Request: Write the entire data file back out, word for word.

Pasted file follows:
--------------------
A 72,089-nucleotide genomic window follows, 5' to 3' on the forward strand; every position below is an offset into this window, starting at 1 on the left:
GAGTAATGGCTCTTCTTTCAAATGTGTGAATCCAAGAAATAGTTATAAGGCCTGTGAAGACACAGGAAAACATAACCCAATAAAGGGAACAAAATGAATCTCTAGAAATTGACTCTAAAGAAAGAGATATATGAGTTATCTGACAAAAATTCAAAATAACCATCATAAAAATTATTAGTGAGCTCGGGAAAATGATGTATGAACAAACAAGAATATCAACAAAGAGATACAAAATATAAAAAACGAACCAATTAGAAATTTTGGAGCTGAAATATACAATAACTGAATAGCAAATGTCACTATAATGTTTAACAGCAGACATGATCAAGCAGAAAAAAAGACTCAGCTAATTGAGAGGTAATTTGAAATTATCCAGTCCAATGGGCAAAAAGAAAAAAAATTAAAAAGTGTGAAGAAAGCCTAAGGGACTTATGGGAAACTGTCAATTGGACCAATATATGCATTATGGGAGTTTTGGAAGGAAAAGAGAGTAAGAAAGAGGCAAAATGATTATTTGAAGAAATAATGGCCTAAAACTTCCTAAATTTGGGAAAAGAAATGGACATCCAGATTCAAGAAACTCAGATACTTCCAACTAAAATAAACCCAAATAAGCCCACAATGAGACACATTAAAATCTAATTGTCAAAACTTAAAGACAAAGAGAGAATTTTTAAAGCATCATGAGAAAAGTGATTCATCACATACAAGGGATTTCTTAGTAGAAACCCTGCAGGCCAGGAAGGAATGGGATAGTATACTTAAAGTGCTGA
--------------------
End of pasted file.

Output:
A 72,089-nucleotide genomic window follows, 5' to 3' on the forward strand; every position below is an offset into this window, starting at 1 on the left:
GAGTAATGGCTCTTCTTTCAAATGTGTGAATCCAAGAAATAGTTATAAGGCCTGTGAAGACACAGGAAAACATAACCCAATAAAGGGAACAAAATGAATCTCTAGAAATTGACTCTAAAGAAAGAGATATATGAGTTATCTGACAAAAATTCAAAATAACCATCATAAAAATTATTAGTGAGCTCGGGAAAATGATGTATGAACAAACAAGAATATCAACAAAGAGATACAAAATATAAAAAACGAACCAATTAGAAATTTTGGAGCTGAAATATACAATAACTGAATAGCAAATGTCACTATAATGTTTAACAGCAGACATGATCAAGCAGAAAAAAAGACTCAGCTAATTGAGAGGTAATTTGAAATTATCCAGTCCAATGGGCAAAAAGAAAAAAAATTAAAAAGTGTGAAGAAAGCCTAAGGGACTTATGGGAAACTGTCAATTGGACCAATATATGCATTATGGGAGTTTTGGAAGGAAAAGAGAGTAAGAAAGAGGCAAAATGATTATTTGAAGAAATAATGGCCTAAAACTTCCTAAATTTGGGAAAAGAAATGGACATCCAGATTCAAGAAACTCAGATACTTCCAACTAAAATAAACCCAAATAAGCCCACAATGAGACACATTAAAATCTAATTGTCAAAACTTAAAGACAAAGAGAGAATTTTTAAAGCATCATGAGAAAAGTGATTCATCACATACAAGGGATTTCTTAGTAGAAACCCTGCAGGCCAGGAAGGAATGGGATAGTATACTTAAAGTGCTGA